PA State budget compromise is going to put a new strain on the arts

Here is Mr. Pf’s recent letter:

Do you take blog request? ‘rantz request? Today I’m worked up about
our balanced budget and thought I should write mpomy, the
Blogerantzer, to ask what he thinks about the PA strategy of
balancing the city budget with new taxes on the arts.

Personally, I think it’s nice the Arts are being recognized as a
source of revenue. And naturally I respect that we won’t be burdening
the common man who requires affordable entertainment from the Phillies
(am I spelling that right? spellcheck says no) and the Eagles and
Hollywood. But if we tax the performing arts, won’t we make it harder
for the arts to generate the tax revenue they’re supposed to generate?
Well, I suppose it’s only the cultural elite who actually pay full
price for the tickets anyhow — and if you’re a member of the elite you
might as well be asking to be slapped with a sin tax. But I just can’t
help thinking that the other group who ought to care about the attax
on the arts — the kids of the Philadelphia School District, since they
are a non-elite beneficiary of the educational programming by a lot of
local arts institutions. Hmm, maybe there’s logic that says they
deserve a sin tax, too, for being low-income city residents getting
mixed up with the activities of the elite?

Anyhow, I’m just trying to be a gadfly to get you to blog about this,
if you’ve got it in you.

Pf, as usual, has hit on something here.  There are two things happening around these parts lately.  The one I’ve been flipping out about has to do with how the City of Philadelphia is going to pay its bills.  That has been worked out, sorta.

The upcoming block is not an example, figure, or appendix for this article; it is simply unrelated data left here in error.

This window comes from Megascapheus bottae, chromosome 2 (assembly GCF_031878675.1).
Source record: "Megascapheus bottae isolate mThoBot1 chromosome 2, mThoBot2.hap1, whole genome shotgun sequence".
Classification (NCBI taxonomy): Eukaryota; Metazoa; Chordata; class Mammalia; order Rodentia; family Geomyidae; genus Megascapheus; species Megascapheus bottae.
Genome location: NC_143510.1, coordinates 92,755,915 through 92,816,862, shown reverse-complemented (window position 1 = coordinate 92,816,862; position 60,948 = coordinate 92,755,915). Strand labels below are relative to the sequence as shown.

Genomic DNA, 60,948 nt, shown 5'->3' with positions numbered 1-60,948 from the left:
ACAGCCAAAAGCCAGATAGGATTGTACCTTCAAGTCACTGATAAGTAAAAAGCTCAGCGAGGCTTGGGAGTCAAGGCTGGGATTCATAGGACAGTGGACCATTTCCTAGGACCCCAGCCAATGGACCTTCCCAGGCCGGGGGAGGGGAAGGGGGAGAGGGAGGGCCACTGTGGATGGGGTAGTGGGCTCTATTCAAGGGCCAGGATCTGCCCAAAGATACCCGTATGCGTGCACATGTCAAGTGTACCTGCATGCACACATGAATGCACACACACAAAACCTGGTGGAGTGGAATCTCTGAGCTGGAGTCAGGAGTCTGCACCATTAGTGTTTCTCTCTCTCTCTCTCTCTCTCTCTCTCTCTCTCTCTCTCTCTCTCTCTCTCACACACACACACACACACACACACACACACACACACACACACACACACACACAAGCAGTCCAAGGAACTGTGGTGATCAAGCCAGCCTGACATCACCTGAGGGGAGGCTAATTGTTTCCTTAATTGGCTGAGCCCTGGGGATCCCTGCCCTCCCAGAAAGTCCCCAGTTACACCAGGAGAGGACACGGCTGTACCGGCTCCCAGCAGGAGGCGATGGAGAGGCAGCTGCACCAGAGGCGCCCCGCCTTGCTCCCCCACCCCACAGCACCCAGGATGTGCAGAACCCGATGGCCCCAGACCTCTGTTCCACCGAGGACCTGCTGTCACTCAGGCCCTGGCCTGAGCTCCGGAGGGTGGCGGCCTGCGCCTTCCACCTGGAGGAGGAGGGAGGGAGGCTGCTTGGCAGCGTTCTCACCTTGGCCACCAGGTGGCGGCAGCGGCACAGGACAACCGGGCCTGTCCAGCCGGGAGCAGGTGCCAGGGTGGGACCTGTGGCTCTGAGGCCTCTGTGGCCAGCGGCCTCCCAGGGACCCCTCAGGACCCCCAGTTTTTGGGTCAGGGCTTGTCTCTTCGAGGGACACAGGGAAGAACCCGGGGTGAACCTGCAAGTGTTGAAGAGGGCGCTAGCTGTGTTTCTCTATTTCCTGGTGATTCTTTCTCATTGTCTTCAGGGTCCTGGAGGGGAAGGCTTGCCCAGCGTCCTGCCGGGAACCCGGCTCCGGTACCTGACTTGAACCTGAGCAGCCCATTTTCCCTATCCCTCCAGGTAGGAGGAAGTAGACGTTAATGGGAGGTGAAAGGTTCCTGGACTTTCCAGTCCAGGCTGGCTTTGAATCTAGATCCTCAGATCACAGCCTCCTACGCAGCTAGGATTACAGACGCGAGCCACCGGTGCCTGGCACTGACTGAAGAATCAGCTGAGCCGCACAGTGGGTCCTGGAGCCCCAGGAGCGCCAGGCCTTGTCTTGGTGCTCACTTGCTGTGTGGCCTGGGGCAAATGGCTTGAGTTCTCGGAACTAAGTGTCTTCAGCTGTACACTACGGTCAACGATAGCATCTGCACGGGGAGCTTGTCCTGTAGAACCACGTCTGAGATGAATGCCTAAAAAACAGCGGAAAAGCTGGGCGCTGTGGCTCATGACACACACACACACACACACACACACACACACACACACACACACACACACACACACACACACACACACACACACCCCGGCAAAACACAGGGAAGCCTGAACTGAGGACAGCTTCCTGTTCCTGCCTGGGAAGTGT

The other thing, that I haven’t been sounding off so much about, is that the Commonwealth of Pennsylvania has failed (up until this weekend) to come up with a deal for the state budget.  That situation is also reaching some kind of resolution, but, as with the city, all is not well.  Mr. Pf notes that a large portion of the burden required to balance the state budget will be placed on the arts.  That’s not good.  the stifling affect will ripple trough our community and we will reap a bitter harvest in the not-too-distant future.  Follow this link to the Philadelphia Cultural Alliance to see what you can do.  Harrisburg needs to hear from all of us.

For a better explanation, I recommend this blog post from Ben Waxman of ‘It’s Our Money’.  If you are not outraged yet, you will be after reading about what’s NOT being taxed.

But there may be some cause for optimism.  Pf points out that the local sports teams are enjoying an exemption under this recent state budget deal.  The Inky is reporting that the one group I love to single out for hate and vitriol (my apologies to Mrs. Pf) is actually ready to step up and help with the bail out – Good for you, Eagles fans!

The sky has cleared, for now…


We’re heading to the Phillies game tonight, and I think it won’t rain.  There had been some worry earlier.  There had also been some worry that about 3,000 city employees would be laid off tomorrow and that half the city’s services, including the Court system, would begin to shut down.  The tug-of-war between this city and the rest of our Commonwealth culminated today in the passage of a Senate resolution that will allow us to raise sales tax (woopty-freakin-do) and defer/restructure pension obligations for city workers (uh-oh).